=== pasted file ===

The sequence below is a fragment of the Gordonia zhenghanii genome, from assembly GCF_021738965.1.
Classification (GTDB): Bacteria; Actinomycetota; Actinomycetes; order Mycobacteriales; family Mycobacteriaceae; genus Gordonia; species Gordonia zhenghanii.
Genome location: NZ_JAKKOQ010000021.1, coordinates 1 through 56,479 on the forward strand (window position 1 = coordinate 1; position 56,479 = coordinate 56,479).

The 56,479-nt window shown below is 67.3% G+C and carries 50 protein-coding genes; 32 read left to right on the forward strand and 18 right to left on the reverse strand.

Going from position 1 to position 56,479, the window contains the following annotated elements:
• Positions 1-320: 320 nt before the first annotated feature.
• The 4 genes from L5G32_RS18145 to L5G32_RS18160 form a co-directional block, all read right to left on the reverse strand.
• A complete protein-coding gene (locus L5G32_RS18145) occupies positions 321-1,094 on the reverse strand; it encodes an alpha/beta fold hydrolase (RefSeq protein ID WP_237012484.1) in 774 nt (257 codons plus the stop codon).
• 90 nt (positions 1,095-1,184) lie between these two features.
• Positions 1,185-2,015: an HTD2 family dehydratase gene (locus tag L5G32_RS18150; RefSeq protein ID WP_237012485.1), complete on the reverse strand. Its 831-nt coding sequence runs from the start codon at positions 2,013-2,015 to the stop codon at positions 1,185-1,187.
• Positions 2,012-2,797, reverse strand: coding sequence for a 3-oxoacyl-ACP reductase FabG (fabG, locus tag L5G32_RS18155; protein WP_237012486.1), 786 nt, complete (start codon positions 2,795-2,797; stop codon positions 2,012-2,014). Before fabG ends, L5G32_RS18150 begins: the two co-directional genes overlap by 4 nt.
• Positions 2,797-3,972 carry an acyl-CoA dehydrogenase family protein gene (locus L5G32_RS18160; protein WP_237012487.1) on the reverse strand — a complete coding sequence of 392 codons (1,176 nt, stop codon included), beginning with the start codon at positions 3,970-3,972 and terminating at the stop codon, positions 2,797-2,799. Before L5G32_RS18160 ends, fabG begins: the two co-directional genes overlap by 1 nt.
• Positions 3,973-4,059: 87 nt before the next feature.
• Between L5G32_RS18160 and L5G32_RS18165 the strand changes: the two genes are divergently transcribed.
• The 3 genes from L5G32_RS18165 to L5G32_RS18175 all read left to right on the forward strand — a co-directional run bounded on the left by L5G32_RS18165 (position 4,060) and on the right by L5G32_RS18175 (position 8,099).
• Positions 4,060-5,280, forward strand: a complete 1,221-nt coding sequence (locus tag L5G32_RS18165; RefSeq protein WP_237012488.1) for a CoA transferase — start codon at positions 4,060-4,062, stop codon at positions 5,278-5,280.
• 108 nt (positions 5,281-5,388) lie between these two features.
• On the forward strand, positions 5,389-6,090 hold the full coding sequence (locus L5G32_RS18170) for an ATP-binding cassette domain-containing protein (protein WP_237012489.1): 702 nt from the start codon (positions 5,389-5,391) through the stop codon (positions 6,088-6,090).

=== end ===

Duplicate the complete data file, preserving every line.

The sequence below is a fragment of the Gordonia zhenghanii genome, from assembly GCF_021738965.1.
Classification (GTDB): Bacteria; Actinomycetota; Actinomycetes; order Mycobacteriales; family Mycobacteriaceae; genus Gordonia; species Gordonia zhenghanii.
Genome location: NZ_JAKKOQ010000021.1, coordinates 1 through 56,479 on the forward strand (window position 1 = coordinate 1; position 56,479 = coordinate 56,479).

The 56,479-nt window shown below is 67.3% G+C and carries 50 protein-coding genes; 32 read left to right on the forward strand and 18 right to left on the reverse strand.

Going from position 1 to position 56,479, the window contains the following annotated elements:
• Positions 1-320: 320 nt before the first annotated feature.
• The 4 genes from L5G32_RS18145 to L5G32_RS18160 form a co-directional block, all read right to left on the reverse strand.
• A complete protein-coding gene (locus L5G32_RS18145) occupies positions 321-1,094 on the reverse strand; it encodes an alpha/beta fold hydrolase (RefSeq protein ID WP_237012484.1) in 774 nt (257 codons plus the stop codon).
• 90 nt (positions 1,095-1,184) lie between these two features.
• Positions 1,185-2,015: an HTD2 family dehydratase gene (locus tag L5G32_RS18150; RefSeq protein ID WP_237012485.1), complete on the reverse strand. Its 831-nt coding sequence runs from the start codon at positions 2,013-2,015 to the stop codon at positions 1,185-1,187.
• Positions 2,012-2,797, reverse strand: coding sequence for a 3-oxoacyl-ACP reductase FabG (fabG, locus tag L5G32_RS18155; protein WP_237012486.1), 786 nt, complete (start codon positions 2,795-2,797; stop codon positions 2,012-2,014). Before fabG ends, L5G32_RS18150 begins: the two co-directional genes overlap by 4 nt.
• Positions 2,797-3,972 carry an acyl-CoA dehydrogenase family protein gene (locus L5G32_RS18160; protein WP_237012487.1) on the reverse strand — a complete coding sequence of 392 codons (1,176 nt, stop codon included), beginning with the start codon at positions 3,970-3,972 and terminating at the stop codon, positions 2,797-2,799. Before L5G32_RS18160 ends, fabG begins: the two co-directional genes overlap by 1 nt.
• Positions 3,973-4,059: 87 nt before the next feature.
• Between L5G32_RS18160 and L5G32_RS18165 the strand changes: the two genes are divergently transcribed.
• The 3 genes from L5G32_RS18165 to L5G32_RS18175 all read left to right on the forward strand — a co-directional run bounded on the left by L5G32_RS18165 (position 4,060) and on the right by L5G32_RS18175 (position 8,099).
• Positions 4,060-5,280, forward strand: a complete 1,221-nt coding sequence (locus tag L5G32_RS18165; RefSeq protein WP_237012488.1) for a CoA transferase — start codon at positions 4,060-4,062, stop codon at positions 5,278-5,280.
• 108 nt (positions 5,281-5,388) lie between these two features.
• On the forward strand, positions 5,389-6,090 hold the full coding sequence (locus L5G32_RS18170) for an ATP-binding cassette domain-containing protein (protein WP_237012489.1): 702 nt from the start codon (positions 5,389-5,391) through the stop codon (positions 6,088-6,090).